- Early modern European warfare and the development of the European state system
- The business of war and its culture of prestige
- Ideas of sovereignty, reason of state and the European state system
I am interested in how the growing scale of the early modern European conflict shaped society, ranging from its socio-economic underpinnings to contemporary ideas of the European state system. For my doctorate, I examined the highly popular —yet rather neglected by scholars—, 17th-century language of state interests in Europe; not as abstract and coherent theories about modernization and a secularized conception of politics, but as strongly polemical responses to very practical and immediate problems brought forth by increasing warfare. My research also showed its remarkably flexible conceptual materials and international context; how authors across northwest Europe used the exact method and type of ‘interest’-argument made by Henri Duc de Rohan in the 1630s, but appropriated it to their own specific, war-related crises. I particularly focused on Dutch writings after 1650, which, intertwined with English debates, complemented it with explicit criticism of princely military power and reconsiderations of political order.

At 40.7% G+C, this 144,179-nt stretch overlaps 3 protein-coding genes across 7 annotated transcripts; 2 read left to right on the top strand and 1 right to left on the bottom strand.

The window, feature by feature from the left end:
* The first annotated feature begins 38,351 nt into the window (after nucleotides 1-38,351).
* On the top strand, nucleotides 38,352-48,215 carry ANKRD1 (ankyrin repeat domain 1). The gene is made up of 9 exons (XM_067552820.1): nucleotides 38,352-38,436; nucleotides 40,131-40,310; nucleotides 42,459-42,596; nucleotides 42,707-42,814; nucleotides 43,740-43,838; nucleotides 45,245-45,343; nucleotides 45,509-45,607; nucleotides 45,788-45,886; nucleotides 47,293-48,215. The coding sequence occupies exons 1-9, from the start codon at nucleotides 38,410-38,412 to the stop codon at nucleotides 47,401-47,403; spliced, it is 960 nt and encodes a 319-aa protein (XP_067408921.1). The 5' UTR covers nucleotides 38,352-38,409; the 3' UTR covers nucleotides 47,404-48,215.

My current research project seeks to take a new approach to the development of the European state system. I examine the reliance of (nascent) early modern states on external partnerships for resource mobilisation by focusing on seventeenth-century Amsterdam as a vital hub within an emerging ‘Fiscal-Military System’ in Europe. I am especially interested in the international networks of the Amsterdam-elite of merchant-financiers and how they managed to meet large scale demand from different states and individual military contractors. Additionally, I hope to draw attention to the culture of prestige and status in which military entrepreneurs operated by assessing to what extent costs were socially constructed rather than financially.